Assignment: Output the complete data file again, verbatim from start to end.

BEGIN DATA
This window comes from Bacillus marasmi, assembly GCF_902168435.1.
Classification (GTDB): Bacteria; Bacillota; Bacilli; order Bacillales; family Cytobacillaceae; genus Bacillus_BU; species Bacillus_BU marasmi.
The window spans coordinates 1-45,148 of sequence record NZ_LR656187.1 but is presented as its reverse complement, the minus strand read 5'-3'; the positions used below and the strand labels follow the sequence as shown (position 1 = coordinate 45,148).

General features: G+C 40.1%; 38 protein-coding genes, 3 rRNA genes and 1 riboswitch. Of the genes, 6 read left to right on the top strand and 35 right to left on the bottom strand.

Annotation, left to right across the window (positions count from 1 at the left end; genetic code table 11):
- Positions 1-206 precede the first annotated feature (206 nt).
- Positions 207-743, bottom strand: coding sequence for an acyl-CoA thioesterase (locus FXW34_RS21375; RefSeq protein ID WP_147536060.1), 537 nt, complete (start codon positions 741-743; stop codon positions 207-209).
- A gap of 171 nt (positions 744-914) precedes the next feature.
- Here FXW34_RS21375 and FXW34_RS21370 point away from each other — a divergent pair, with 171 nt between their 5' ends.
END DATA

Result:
This window comes from Bacillus marasmi, assembly GCF_902168435.1.
Classification (GTDB): Bacteria; Bacillota; Bacilli; order Bacillales; family Cytobacillaceae; genus Bacillus_BU; species Bacillus_BU marasmi.
The window spans coordinates 1-45,148 of sequence record NZ_LR656187.1 but is presented as its reverse complement, the minus strand read 5'-3'; the positions used below and the strand labels follow the sequence as shown (position 1 = coordinate 45,148).

General features: G+C 40.1%; 38 protein-coding genes, 3 rRNA genes and 1 riboswitch. Of the genes, 6 read left to right on the top strand and 35 right to left on the bottom strand.

Annotation, left to right across the window (positions count from 1 at the left end; genetic code table 11):
- Positions 1-206 precede the first annotated feature (206 nt).
- Positions 207-743, bottom strand: coding sequence for an acyl-CoA thioesterase (locus FXW34_RS21375; RefSeq protein ID WP_147536060.1), 537 nt, complete (start codon positions 741-743; stop codon positions 207-209).
- A gap of 171 nt (positions 744-914) precedes the next feature.
- Here FXW34_RS21375 and FXW34_RS21370 point away from each other — a divergent pair, with 171 nt between their 5' ends.